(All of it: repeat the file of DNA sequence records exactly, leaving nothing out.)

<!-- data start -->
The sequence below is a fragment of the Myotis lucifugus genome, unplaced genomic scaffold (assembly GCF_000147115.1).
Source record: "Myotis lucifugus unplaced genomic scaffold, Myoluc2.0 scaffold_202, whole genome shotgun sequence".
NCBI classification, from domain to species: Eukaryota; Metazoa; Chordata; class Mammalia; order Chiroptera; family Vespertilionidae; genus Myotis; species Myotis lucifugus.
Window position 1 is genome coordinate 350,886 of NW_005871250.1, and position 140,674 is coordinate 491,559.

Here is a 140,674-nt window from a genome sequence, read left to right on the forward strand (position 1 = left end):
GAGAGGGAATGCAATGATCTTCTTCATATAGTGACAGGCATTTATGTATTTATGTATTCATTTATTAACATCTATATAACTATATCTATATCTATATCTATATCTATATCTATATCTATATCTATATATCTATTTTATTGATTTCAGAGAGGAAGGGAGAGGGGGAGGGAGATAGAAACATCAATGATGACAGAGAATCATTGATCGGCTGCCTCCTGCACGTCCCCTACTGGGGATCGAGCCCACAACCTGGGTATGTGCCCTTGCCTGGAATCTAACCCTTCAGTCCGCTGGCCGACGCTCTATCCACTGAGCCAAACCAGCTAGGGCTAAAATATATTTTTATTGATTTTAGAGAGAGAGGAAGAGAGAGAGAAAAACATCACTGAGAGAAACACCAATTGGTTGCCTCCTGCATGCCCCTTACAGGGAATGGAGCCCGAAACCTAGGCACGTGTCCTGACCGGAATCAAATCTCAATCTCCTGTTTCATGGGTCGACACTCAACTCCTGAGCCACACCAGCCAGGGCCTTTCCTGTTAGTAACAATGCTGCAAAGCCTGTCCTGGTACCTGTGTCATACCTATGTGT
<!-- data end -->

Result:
The sequence below is a fragment of the Myotis lucifugus genome, unplaced genomic scaffold (assembly GCF_000147115.1).
Source record: "Myotis lucifugus unplaced genomic scaffold, Myoluc2.0 scaffold_202, whole genome shotgun sequence".
NCBI classification, from domain to species: Eukaryota; Metazoa; Chordata; class Mammalia; order Chiroptera; family Vespertilionidae; genus Myotis; species Myotis lucifugus.
Window position 1 is genome coordinate 350,886 of NW_005871250.1, and position 140,674 is coordinate 491,559.

Here is a 140,674-nt window from a genome sequence, read left to right on the forward strand (position 1 = left end):
GAGAGGGAATGCAATGATCTTCTTCATATAGTGACAGGCATTTATGTATTTATGTATTCATTTATTAACATCTATATAACTATATCTATATCTATATCTATATCTATATCTATATCTATATCTATATATCTATTTTATTGATTTCAGAGAGGAAGGGAGAGGGGGAGGGAGATAGAAACATCAATGATGACAGAGAATCATTGATCGGCTGCCTCCTGCACGTCCCCTACTGGGGATCGAGCCCACAACCTGGGTATGTGCCCTTGCCTGGAATCTAACCCTTCAGTCCGCTGGCCGACGCTCTATCCACTGAGCCAAACCAGCTAGGGCTAAAATATATTTTTATTGATTTTAGAGAGAGAGGAAGAGAGAGAGAAAAACATCACTGAGAGAAACACCAATTGGTTGCCTCCTGCATGCCCCTTACAGGGAATGGAGCCCGAAACCTAGGCACGTGTCCTGACCGGAATCAAATCTCAATCTCCTGTTTCATGGGTCGACACTCAACTCCTGAGCCACACCAGCCAGGGCCTTTCCTGTTAGTAACAATGCTGCAAAGCCTGTCCTGGTACCTGTGTCATACCTATGTGT